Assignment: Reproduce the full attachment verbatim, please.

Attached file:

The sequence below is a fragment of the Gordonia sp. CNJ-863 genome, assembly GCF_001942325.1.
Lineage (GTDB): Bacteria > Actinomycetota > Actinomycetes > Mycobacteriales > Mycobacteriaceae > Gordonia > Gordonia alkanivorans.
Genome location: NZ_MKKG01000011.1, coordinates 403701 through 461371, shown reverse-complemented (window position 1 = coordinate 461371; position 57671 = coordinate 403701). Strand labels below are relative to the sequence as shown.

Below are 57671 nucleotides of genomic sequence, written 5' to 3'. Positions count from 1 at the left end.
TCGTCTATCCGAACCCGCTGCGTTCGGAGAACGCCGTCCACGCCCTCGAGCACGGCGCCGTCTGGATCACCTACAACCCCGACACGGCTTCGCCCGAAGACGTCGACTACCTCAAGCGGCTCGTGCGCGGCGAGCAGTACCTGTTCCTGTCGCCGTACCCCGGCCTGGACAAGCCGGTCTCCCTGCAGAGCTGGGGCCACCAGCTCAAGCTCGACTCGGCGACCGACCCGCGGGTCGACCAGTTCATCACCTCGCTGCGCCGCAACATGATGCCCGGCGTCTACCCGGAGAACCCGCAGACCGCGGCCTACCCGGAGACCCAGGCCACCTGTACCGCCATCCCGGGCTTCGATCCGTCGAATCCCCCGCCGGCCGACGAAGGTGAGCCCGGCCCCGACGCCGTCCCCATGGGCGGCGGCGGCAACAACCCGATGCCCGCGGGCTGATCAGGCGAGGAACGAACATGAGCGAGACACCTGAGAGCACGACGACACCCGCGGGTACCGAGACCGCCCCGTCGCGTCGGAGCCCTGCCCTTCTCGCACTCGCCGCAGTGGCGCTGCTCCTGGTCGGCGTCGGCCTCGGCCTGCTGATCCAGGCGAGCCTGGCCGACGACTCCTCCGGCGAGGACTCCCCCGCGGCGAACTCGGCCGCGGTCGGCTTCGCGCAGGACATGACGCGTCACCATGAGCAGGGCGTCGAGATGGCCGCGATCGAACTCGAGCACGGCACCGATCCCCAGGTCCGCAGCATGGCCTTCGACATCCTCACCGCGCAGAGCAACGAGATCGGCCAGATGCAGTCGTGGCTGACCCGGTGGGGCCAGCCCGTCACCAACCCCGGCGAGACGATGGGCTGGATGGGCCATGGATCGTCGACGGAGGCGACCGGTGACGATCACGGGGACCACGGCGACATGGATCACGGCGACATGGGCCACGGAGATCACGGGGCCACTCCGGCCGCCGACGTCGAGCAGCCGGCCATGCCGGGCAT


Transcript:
The sequence below is a fragment of the Gordonia sp. CNJ-863 genome, assembly GCF_001942325.1.
Lineage (GTDB): Bacteria > Actinomycetota > Actinomycetes > Mycobacteriales > Mycobacteriaceae > Gordonia > Gordonia alkanivorans.
Genome location: NZ_MKKG01000011.1, coordinates 403701 through 461371, shown reverse-complemented (window position 1 = coordinate 461371; position 57671 = coordinate 403701). Strand labels below are relative to the sequence as shown.

Below are 57671 nucleotides of genomic sequence, written 5' to 3'. Positions count from 1 at the left end.
TCGTCTATCCGAACCCGCTGCGTTCGGAGAACGCCGTCCACGCCCTCGAGCACGGCGCCGTCTGGATCACCTACAACCCCGACACGGCTTCGCCCGAAGACGTCGACTACCTCAAGCGGCTCGTGCGCGGCGAGCAGTACCTGTTCCTGTCGCCGTACCCCGGCCTGGACAAGCCGGTCTCCCTGCAGAGCTGGGGCCACCAGCTCAAGCTCGACTCGGCGACCGACCCGCGGGTCGACCAGTTCATCACCTCGCTGCGCCGCAACATGATGCCCGGCGTCTACCCGGAGAACCCGCAGACCGCGGCCTACCCGGAGACCCAGGCCACCTGTACCGCCATCCCGGGCTTCGATCCGTCGAATCCCCCGCCGGCCGACGAAGGTGAGCCCGGCCCCGACGCCGTCCCCATGGGCGGCGGCGGCAACAACCCGATGCCCGCGGGCTGATCAGGCGAGGAACGAACATGAGCGAGACACCTGAGAGCACGACGACACCCGCGGGTACCGAGACCGCCCCGTCGCGTCGGAGCCCTGCCCTTCTCGCACTCGCCGCAGTGGCGCTGCTCCTGGTCGGCGTCGGCCTCGGCCTGCTGATCCAGGCGAGCCTGGCCGACGACTCCTCCGGCGAGGACTCCCCCGCGGCGAACTCGGCCGCGGTCGGCTTCGCGCAGGACATGACGCGTCACCATGAGCAGGGCGTCGAGATGGCCGCGATCGAACTCGAGCACGGCACCGATCCCCAGGTCCGCAGCATGGCCTTCGACATCCTCACCGCGCAGAGCAACGAGATCGGCCAGATGCAGTCGTGGCTGACCCGGTGGGGCCAGCCCGTCACCAACCCCGGCGAGACGATGGGCTGGATGGGCCATGGATCGTCGACGGAGGCGACCGGTGACGATCACGGGGACCACGGCGACATGGATCACGGCGACATGGGCCACGGAGATCACGGGGCCACTCCGGCCGCCGACGTCGAGCAGCCGGCCATGCCGGGCAT